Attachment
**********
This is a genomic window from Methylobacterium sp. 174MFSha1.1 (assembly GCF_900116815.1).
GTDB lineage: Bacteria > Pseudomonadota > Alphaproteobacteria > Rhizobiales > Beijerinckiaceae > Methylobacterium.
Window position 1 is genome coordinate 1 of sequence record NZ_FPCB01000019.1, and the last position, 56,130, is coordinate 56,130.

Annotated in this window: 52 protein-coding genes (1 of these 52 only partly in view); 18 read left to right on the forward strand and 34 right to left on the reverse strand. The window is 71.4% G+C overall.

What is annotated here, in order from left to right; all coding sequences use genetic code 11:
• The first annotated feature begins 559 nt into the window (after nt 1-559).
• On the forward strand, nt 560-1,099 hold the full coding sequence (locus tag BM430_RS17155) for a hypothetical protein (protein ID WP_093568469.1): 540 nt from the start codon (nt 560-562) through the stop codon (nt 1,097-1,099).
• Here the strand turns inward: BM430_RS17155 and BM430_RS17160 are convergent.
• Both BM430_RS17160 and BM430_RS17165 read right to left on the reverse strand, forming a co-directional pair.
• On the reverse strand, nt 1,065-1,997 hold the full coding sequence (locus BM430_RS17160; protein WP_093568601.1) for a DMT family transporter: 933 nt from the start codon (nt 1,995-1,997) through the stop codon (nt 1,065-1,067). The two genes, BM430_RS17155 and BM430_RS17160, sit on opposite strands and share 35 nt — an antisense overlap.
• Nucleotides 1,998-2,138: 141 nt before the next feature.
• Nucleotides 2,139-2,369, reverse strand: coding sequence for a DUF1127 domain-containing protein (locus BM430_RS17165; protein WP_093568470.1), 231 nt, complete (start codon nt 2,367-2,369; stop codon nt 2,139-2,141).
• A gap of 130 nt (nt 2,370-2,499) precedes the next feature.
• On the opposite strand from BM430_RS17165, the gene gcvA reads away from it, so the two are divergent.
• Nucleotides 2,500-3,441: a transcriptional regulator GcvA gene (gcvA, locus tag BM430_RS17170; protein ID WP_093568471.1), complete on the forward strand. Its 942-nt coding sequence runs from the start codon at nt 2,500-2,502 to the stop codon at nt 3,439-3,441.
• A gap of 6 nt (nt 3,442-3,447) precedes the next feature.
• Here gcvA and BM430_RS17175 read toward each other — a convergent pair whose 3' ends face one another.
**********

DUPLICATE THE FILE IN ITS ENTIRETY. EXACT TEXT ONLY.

This is a genomic window from Methylobacterium sp. 174MFSha1.1 (assembly GCF_900116815.1).
GTDB lineage: Bacteria > Pseudomonadota > Alphaproteobacteria > Rhizobiales > Beijerinckiaceae > Methylobacterium.
Window position 1 is genome coordinate 1 of sequence record NZ_FPCB01000019.1, and the last position, 56,130, is coordinate 56,130.

Annotated in this window: 52 protein-coding genes (1 of these 52 only partly in view); 18 read left to right on the forward strand and 34 right to left on the reverse strand. The window is 71.4% G+C overall.

What is annotated here, in order from left to right; all coding sequences use genetic code 11:
• The first annotated feature begins 559 nt into the window (after nt 1-559).
• On the forward strand, nt 560-1,099 hold the full coding sequence (locus tag BM430_RS17155) for a hypothetical protein (protein ID WP_093568469.1): 540 nt from the start codon (nt 560-562) through the stop codon (nt 1,097-1,099).
• Here the strand turns inward: BM430_RS17155 and BM430_RS17160 are convergent.
• Both BM430_RS17160 and BM430_RS17165 read right to left on the reverse strand, forming a co-directional pair.
• On the reverse strand, nt 1,065-1,997 hold the full coding sequence (locus BM430_RS17160; protein WP_093568601.1) for a DMT family transporter: 933 nt from the start codon (nt 1,995-1,997) through the stop codon (nt 1,065-1,067). The two genes, BM430_RS17155 and BM430_RS17160, sit on opposite strands and share 35 nt — an antisense overlap.
• Nucleotides 1,998-2,138: 141 nt before the next feature.
• Nucleotides 2,139-2,369, reverse strand: coding sequence for a DUF1127 domain-containing protein (locus BM430_RS17165; protein WP_093568470.1), 231 nt, complete (start codon nt 2,367-2,369; stop codon nt 2,139-2,141).
• A gap of 130 nt (nt 2,370-2,499) precedes the next feature.
• On the opposite strand from BM430_RS17165, the gene gcvA reads away from it, so the two are divergent.
• Nucleotides 2,500-3,441: a transcriptional regulator GcvA gene (gcvA, locus tag BM430_RS17170; protein ID WP_093568471.1), complete on the forward strand. Its 942-nt coding sequence runs from the start codon at nt 2,500-2,502 to the stop codon at nt 3,439-3,441.
• A gap of 6 nt (nt 3,442-3,447) precedes the next feature.
• Here gcvA and BM430_RS17175 read toward each other — a convergent pair whose 3' ends face one another.